Cockatiel vs Conure – What Is the Difference?

Once you decide to get a pet bird, there are several considerations you will take into account before settling on one. One of the main ones is the type of bird you want. The amount of cash and time you can dedicate to caring for the bird are among the leading considerations.

The way you wish to interact with it as well as your available space should also inform your choice. If you are looking for a bird that you can “converse” with, a pet from the parrot order would be your first choice.

The leading options for pet parrots are cockatiels and conures. The conure is a medium-sized parrot native to the northeastern Brazilian region including Venezuela, Guyana and northern Brazil.

They generally inhabit inland tropical habitats but can also be found in coastal forests and dry woodland savanna. There are several conure types, but they are primarily classified into the Arantinga and Pyrrhura species.

The cockatiel is the only bird classified under the nymphicus genus and nymhicinae subfamily. It is a native of the Australian Outback region.

Before settling on either, below are a few tidbits on elements that differentiate the cockatiel and conure to inform your decision.

Physical Differences

Though they are larger than the parakeets with which they are often confused, conures have a light body build, small strong beaks and long tapered tails. The birds are primarily popular as pets because of their small build.

Conures also have a small cere and horn-colored or black beaks. Like all members of the cockatoo species, cockatiels have feathers that cover the sides of their faces, and erectile crests.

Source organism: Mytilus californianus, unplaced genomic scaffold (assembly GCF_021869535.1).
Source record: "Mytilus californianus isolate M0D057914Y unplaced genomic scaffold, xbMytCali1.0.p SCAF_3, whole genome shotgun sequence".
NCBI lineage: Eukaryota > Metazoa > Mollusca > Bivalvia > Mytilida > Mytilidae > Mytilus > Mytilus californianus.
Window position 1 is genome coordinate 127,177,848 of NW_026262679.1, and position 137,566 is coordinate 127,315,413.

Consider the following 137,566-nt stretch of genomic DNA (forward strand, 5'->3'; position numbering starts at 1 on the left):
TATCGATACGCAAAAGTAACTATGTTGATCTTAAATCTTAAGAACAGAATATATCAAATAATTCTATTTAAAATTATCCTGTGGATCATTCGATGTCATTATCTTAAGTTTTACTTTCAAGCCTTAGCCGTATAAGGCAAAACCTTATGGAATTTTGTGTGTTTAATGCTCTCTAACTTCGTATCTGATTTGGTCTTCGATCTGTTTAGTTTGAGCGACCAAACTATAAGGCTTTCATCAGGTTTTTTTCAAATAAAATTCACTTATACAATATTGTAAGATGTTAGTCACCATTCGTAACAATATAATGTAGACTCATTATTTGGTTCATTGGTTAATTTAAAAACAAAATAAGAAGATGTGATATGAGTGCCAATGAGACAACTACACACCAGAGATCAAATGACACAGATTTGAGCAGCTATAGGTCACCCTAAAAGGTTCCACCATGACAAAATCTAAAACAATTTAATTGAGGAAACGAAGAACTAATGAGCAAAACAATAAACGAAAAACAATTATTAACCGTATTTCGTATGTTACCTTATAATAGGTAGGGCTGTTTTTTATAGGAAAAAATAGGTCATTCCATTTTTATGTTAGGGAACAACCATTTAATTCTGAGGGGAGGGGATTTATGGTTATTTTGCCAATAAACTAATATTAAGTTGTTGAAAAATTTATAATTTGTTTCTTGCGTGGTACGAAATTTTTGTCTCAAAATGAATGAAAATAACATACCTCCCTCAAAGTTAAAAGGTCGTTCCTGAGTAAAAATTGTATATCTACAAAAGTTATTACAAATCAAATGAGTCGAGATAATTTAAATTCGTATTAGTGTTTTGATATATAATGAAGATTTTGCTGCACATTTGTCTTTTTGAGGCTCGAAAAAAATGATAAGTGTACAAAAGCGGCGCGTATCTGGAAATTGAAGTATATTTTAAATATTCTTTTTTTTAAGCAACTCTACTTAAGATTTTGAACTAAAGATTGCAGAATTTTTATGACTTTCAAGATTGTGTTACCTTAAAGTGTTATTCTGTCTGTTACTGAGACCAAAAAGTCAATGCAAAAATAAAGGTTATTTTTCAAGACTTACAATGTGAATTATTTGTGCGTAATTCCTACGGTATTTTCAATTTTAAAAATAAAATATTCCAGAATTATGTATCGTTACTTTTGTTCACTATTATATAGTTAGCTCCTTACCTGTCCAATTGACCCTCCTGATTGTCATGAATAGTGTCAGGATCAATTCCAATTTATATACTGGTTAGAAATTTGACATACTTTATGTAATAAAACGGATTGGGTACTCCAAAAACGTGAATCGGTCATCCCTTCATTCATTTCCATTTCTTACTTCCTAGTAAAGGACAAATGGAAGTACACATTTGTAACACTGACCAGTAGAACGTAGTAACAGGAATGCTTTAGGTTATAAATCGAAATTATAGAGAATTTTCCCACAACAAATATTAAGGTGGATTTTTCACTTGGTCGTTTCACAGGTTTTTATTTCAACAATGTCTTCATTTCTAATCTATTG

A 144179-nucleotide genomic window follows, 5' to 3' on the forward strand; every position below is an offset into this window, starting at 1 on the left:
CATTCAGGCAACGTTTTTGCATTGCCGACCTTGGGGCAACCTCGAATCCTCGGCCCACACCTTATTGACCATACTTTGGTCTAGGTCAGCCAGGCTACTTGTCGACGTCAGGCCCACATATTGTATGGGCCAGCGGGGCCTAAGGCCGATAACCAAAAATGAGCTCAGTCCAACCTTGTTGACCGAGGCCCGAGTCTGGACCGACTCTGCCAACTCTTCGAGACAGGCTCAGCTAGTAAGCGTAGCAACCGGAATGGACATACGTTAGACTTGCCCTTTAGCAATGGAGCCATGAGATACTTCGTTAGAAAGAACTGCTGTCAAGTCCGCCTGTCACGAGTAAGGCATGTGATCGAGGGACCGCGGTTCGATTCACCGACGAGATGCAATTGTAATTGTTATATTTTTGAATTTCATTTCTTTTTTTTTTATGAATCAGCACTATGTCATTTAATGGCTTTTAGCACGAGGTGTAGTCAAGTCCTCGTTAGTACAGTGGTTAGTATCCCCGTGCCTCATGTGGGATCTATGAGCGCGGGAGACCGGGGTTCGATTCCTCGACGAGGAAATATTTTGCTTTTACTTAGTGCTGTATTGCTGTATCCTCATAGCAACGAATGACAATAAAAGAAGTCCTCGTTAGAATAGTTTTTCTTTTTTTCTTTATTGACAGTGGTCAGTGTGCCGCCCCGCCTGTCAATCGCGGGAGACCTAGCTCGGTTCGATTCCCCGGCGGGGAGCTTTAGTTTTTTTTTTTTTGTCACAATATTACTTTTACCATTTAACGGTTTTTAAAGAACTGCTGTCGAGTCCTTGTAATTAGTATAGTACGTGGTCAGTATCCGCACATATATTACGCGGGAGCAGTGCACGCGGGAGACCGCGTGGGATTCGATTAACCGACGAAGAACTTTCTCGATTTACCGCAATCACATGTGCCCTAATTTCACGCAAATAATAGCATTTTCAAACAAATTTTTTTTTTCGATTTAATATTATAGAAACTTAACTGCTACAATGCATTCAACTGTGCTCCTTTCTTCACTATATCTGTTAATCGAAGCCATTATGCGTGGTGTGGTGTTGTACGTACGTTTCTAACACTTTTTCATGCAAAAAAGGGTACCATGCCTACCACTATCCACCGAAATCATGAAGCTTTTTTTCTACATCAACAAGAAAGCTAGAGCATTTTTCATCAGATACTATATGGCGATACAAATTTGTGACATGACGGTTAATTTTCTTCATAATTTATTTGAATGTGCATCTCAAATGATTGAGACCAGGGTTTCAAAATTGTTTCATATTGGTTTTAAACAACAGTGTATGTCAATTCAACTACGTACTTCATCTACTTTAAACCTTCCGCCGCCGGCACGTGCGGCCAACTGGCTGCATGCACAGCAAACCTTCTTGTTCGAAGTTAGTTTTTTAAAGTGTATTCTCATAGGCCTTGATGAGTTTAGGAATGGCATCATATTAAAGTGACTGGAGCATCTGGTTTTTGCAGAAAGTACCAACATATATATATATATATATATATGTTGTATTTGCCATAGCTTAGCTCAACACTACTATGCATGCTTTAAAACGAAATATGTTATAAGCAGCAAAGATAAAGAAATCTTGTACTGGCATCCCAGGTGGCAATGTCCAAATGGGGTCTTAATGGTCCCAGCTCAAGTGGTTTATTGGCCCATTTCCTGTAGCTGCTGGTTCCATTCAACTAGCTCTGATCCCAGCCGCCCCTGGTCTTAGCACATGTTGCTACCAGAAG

Moreover, their tail feathers are long and sometimes measure up to half of the length of their bodies.

Size Differences

A bird’s weight not only determines its housing needs but is also an indicator of its health. The cockatiel is the smallest among the birds in the cockatoo family at 12-13 inches. The other birds in the family are 12-24 inches long.

The cockatiel weighs 2-4 ounces. The conure, on the other hand, grows to adult body lengths of approximately 12 inches. Its average weight will depend on the conure’s species.

For example, the blue-crowned conure weighs 84-100 gram, the green-cheeked conure weighs 60-80 gram, the sun conure weighs 100-130 gram, and the jenday conure weighs 120 gram.

Color Differences

The conure is a colorful bird, but its exact coloration will depend on the species you choose. The Arantiga species includes green birds with red, blue or brown markings. However, the jenday conure that belongs to this species has a yellow breast and head.

The sun conure is generally yellow with green wings and tails as well as orange marks on the abdomen and head. The Pyrrhura species includes conures that are primarily green with reddish-brown tails.